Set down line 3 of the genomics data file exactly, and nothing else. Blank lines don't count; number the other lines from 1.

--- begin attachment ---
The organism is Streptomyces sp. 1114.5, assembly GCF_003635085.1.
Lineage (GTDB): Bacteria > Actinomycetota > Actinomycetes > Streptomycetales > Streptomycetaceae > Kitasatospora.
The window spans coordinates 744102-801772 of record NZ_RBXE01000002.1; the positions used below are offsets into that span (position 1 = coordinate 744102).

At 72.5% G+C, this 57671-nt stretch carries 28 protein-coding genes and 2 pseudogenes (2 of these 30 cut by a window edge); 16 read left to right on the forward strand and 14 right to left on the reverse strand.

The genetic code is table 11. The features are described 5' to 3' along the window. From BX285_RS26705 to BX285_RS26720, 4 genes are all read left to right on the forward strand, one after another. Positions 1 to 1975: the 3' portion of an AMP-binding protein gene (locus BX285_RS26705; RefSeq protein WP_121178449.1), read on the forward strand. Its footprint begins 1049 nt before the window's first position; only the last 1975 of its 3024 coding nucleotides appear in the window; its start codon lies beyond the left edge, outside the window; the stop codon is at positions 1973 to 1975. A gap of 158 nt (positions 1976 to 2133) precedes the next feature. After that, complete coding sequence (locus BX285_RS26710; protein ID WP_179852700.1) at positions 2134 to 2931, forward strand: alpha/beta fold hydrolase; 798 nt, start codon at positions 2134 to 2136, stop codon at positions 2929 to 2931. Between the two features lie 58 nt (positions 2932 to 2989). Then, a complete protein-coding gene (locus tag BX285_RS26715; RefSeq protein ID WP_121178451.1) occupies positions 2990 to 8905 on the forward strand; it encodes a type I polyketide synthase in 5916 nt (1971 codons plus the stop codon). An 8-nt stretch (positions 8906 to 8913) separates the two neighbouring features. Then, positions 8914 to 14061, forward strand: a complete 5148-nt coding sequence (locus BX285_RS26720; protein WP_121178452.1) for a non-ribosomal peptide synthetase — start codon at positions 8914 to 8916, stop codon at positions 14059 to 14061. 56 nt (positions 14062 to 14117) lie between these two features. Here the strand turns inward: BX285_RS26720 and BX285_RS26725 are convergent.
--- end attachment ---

The window spans coordinates 744102-801772 of record NZ_RBXE01000002.1; the positions used below are offsets into that span (position 1 = coordinate 744102).